Description Usage Arguments Details Value Warning Note Author(s) References See Also Examples

Functions for comfortably accessing latin hypercube sampling designs from package lhs or space-filling designs from package DiceDesign, which are useful for quantitative factors with many possible levels. In particular, they can be used in computer experiments. Most of the designs are random samples.

1 2 3 |

`nruns` |
number of runs in the latin hypercube sample; |

`nfactors` |
number of factors in the latin hypercube sample |

`type` |
character string indicating the type of design or augmentation method;
defaults are “optimum” for |

`seed` |
seed for random number generation; latin hypercube samples from package lhs are random samples. Specifying a seed used to make the result reproducible for early versions of package lhs - lately, results are reproducible within a package version, but reproducibility between package versions cannot be guaranteed. |

`factor.names` |
list of scale end values for each factor;
names are used as variable names; |

`digits` |
digits to which the design columns are rounded; one single value
(the same for all factors) or a vector of length |

`nlevels` |
used for type |

`default.levels` |
scale ends for all factors; convenient, if all factors have the same scaling that deviates from the default 0/1 scale ends. |

`randomize` |
logical that prevents randomization per default. The option has an effect
for types |

`lhs` |
design generated by function |

`m` |
integer number of additional points to add to design |

`...` |
additional arguments to the functions from packages lhs
or DiceDesign.
Refer to their documentation. |

Function `lhs.design`

creates a latin hypercube sample,
function `lhs.augment`

augments an existing latin hypercube sample (or in case of
type `optSeeded`

takes the existing sample as the starting point but potentially modifies it).
In comparison to direct usage of package lhs, the functions add the possibility
of recoding lhs samples to a desired range, and they embed the lhs designs into
class `design`

.

Range coding is based on the recoding facility from package rsm and the
`factor.names`

parameter used analogously to packages DoE.base and FrF2.

The lhs designs are useful for quantitative factors, if it is considered desirable to uniformly distribute design points over a hyperrectangular space. This is e.g. considered interesting for computer experiments, where replications of the same settings are often useless.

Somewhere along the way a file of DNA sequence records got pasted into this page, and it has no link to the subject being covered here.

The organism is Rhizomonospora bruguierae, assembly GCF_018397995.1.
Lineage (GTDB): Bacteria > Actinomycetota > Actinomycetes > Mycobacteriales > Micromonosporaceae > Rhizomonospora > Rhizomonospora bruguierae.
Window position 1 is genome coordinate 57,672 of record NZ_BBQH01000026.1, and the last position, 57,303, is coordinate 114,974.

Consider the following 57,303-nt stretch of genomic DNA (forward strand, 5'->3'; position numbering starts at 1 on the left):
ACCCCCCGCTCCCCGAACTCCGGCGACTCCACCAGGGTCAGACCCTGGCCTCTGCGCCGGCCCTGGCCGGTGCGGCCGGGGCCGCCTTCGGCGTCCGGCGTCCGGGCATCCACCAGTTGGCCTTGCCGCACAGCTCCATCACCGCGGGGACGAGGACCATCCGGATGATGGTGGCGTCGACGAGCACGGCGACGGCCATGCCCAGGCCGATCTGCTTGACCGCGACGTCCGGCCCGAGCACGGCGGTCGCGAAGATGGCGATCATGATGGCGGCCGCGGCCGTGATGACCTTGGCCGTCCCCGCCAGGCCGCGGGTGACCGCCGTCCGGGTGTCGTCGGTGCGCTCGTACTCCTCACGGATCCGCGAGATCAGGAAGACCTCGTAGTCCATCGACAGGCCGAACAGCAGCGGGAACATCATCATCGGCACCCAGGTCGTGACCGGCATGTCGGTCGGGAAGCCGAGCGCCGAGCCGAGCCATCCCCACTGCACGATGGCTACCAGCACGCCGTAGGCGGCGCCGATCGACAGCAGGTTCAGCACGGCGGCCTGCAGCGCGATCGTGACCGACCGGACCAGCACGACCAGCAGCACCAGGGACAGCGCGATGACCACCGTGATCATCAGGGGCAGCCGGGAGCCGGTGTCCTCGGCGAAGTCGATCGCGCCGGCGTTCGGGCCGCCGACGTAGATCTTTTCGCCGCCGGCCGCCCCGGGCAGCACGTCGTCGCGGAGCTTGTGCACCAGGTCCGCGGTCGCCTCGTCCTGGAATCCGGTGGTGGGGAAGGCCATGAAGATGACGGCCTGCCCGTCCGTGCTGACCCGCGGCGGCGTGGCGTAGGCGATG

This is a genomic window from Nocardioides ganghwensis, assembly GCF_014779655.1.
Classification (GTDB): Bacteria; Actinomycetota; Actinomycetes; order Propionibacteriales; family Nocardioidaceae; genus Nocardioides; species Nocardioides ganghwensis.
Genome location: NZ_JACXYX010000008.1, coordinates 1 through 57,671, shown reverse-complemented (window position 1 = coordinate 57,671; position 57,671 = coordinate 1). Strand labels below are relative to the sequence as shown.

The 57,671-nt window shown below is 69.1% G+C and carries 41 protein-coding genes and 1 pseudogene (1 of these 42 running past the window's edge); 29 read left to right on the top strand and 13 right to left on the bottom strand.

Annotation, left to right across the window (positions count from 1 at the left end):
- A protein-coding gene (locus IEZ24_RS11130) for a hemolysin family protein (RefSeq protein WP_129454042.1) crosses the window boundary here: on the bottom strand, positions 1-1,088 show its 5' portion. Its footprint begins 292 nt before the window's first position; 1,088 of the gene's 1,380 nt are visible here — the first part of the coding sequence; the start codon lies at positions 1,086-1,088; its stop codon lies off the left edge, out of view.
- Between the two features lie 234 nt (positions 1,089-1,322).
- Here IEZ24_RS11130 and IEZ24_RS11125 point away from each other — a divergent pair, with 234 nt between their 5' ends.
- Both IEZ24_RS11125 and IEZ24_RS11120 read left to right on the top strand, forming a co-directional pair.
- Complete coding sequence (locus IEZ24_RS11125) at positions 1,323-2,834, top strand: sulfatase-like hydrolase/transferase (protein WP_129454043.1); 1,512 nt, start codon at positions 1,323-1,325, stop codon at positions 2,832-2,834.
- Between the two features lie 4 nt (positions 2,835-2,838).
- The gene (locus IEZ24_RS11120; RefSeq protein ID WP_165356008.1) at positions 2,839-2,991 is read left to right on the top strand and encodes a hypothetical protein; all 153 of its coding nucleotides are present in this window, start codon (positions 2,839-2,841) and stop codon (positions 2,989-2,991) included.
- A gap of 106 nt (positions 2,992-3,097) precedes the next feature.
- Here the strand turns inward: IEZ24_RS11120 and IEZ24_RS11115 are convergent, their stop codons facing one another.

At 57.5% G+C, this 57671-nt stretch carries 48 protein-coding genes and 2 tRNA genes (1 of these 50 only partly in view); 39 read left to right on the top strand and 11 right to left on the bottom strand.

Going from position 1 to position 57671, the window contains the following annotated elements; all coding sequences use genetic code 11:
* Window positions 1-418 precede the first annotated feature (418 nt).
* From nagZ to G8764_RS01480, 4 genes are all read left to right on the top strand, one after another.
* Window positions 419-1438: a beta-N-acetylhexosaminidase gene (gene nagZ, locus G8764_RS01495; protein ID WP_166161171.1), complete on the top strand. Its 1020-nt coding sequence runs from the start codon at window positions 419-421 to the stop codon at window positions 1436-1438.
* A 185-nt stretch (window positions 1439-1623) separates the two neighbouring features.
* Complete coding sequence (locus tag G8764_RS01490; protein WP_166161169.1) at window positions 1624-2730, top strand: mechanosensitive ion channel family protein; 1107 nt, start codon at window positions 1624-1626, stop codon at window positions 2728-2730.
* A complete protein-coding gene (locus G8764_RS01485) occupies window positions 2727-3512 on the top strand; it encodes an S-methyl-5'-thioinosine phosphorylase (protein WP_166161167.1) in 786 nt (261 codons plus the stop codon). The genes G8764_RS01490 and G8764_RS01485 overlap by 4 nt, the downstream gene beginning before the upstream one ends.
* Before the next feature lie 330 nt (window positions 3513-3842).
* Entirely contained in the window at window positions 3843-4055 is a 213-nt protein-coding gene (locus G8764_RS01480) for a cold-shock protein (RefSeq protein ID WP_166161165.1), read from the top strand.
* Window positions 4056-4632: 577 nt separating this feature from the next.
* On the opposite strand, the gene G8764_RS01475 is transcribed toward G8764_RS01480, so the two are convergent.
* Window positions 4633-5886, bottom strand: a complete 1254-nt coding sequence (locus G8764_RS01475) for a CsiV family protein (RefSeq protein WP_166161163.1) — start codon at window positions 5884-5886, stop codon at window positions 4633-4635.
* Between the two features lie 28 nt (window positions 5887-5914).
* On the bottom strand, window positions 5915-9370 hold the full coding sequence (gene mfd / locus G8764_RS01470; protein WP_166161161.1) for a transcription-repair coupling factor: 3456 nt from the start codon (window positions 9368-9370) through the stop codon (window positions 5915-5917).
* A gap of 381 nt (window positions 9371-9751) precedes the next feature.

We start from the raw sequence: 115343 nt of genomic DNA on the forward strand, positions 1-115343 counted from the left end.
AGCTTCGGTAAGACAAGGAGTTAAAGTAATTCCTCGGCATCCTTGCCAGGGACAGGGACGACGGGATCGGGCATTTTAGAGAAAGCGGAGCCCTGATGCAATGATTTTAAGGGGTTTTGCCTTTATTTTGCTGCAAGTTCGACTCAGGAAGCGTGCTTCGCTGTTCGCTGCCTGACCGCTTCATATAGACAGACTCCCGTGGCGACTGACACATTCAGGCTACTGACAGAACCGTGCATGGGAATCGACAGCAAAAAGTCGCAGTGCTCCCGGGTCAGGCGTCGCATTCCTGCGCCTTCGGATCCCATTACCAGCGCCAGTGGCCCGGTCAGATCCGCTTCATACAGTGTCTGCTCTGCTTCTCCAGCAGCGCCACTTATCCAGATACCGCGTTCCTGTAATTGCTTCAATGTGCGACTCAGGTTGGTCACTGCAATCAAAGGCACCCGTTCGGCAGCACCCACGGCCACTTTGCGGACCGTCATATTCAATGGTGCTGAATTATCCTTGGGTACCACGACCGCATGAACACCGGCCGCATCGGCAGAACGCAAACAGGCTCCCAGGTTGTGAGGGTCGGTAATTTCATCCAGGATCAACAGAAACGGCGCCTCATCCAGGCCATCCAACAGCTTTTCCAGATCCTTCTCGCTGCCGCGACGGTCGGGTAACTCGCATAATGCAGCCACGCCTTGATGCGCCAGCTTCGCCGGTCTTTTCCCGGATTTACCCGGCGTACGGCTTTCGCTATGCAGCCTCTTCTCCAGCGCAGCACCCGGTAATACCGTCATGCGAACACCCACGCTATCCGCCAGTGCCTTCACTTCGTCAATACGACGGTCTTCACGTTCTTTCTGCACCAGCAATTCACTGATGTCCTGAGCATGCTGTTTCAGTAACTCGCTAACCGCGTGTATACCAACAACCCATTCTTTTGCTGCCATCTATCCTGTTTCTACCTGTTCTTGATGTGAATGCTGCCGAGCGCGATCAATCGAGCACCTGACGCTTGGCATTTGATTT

Supported design types are described in the documentation for
packages `lhs`

and `DiceDesign`

.

Both functions return a data frame of S3 class `design`

with attributes attached.
The data frame contains the experimental settings as recoded to the scale ends defined in factor.names (if given),
rounded to the number of digits given in `digits`

(if given).
The experimental factors in the matrix `desnum`

attached as attribute `desnum`

contain the
design in the unit cube (all experimental factors ranging from 0 to 1) as
returned by packages lhs or DiceDesign.

Function `lhs.augment`

preserves additional variables (e.g. responses) that
have been added to the design `lhs`

before augmenting. Note, however, that
the response data are NOT used in deciding about which points to augment the design with.

The attribute `run.order`

is not very useful for most of these designs, as there is no standard order.
It therefore is present for formal reasons only and contains three identical columns of 1,2,...,nruns.
For designs created with `type=fact`

or `type=faure`

, the standard order is the order
in which package DiceDesign creates the design, and the actual run order may be different in case of
randomization.

In case of `lhs.augment`

, if the design to be augmented had been reordered before,
the augmented design preserves this reorder and also the respective numbering of the design.

The attribute `design.info`

is a list of various design properties, with type resolving to “lhs”.
In addition to the standard list elements (cf. `design`

), the `subtype`

element indicates the type of latin hypercube designs and possibly additional augmentations, the element
`quantitative`

is a vector of `nfactor`

logical TRUEs,
and the `digits`

elements indicates the digits to which the data were rounded.

For designs created with package DiceDesign, special list elements from this package
are also added to `design.info`

.

`randomize`

is always TRUE for designs generated by random sampling, but may be FALSE for
designs created with `type=fact`

or `type=faure`

.

`coding`

provides formulae for making the designs comfortably usable with
standard second order methodology implemented in package rsm.
`replications`

is always 1 and `repeat.only`

is always FALSE;